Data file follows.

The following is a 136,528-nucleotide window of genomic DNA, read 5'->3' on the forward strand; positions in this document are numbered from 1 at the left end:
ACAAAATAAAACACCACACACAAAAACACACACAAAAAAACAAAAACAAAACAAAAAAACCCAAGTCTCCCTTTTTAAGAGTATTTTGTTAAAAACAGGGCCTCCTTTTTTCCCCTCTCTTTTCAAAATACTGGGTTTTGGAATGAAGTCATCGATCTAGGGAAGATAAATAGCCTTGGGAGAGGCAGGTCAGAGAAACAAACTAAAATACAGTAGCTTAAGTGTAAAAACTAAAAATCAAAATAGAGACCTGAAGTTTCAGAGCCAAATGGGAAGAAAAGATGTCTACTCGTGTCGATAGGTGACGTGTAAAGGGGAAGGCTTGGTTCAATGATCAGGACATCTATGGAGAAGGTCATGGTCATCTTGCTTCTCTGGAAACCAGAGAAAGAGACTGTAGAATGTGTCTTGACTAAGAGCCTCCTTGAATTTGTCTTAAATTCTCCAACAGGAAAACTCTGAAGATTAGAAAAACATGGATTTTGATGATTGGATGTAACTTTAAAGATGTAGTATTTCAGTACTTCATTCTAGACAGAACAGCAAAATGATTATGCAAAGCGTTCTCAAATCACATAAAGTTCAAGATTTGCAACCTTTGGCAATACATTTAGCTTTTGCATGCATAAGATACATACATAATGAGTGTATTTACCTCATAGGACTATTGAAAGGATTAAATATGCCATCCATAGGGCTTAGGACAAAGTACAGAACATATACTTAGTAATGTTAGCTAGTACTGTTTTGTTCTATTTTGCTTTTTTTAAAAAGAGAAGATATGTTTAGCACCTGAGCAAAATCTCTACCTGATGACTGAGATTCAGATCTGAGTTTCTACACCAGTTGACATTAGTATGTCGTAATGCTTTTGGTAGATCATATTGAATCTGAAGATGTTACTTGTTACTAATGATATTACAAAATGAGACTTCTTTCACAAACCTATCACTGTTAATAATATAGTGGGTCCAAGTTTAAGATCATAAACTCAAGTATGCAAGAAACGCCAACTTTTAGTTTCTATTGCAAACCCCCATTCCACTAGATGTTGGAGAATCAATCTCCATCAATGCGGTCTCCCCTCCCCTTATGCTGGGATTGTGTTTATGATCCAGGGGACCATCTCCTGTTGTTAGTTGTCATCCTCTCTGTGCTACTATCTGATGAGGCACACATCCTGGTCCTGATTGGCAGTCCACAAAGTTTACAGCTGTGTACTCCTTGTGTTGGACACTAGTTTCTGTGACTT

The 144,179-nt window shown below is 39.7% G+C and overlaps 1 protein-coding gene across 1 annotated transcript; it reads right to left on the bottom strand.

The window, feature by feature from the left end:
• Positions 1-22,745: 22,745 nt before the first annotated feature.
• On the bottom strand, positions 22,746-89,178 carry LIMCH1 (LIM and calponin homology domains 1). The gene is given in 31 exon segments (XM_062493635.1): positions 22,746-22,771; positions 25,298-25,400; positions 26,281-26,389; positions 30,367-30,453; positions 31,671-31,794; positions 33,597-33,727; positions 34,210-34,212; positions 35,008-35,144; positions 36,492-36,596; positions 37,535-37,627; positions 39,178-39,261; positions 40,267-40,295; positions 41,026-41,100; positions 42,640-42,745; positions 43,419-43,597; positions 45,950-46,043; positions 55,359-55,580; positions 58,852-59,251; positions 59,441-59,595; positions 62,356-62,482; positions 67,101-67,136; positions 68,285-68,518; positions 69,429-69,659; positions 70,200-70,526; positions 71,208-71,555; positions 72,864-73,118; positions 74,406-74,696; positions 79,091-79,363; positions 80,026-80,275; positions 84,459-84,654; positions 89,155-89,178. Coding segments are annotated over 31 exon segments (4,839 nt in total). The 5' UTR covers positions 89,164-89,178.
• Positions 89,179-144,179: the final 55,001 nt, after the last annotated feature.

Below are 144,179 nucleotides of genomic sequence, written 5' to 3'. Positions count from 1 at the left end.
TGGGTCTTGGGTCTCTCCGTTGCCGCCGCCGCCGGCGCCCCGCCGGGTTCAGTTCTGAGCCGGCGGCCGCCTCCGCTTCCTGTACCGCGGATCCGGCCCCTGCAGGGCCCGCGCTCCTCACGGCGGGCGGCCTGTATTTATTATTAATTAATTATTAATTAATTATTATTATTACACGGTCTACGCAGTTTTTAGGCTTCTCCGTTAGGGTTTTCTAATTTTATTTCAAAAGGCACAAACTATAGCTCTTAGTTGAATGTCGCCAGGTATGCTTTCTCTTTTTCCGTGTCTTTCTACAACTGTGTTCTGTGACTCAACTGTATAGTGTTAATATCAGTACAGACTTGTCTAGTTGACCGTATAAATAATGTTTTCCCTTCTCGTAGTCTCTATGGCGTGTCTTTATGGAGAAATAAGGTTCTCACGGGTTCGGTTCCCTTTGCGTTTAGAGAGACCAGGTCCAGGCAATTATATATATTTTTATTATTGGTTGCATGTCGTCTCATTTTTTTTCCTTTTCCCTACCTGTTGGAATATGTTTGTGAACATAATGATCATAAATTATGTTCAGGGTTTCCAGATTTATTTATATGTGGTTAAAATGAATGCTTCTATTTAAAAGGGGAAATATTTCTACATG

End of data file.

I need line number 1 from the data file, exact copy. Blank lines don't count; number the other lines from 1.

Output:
The following is a 136,528-nucleotide window of genomic DNA, read 5'->3' on the forward strand; positions in this document are numbered from 1 at the left end: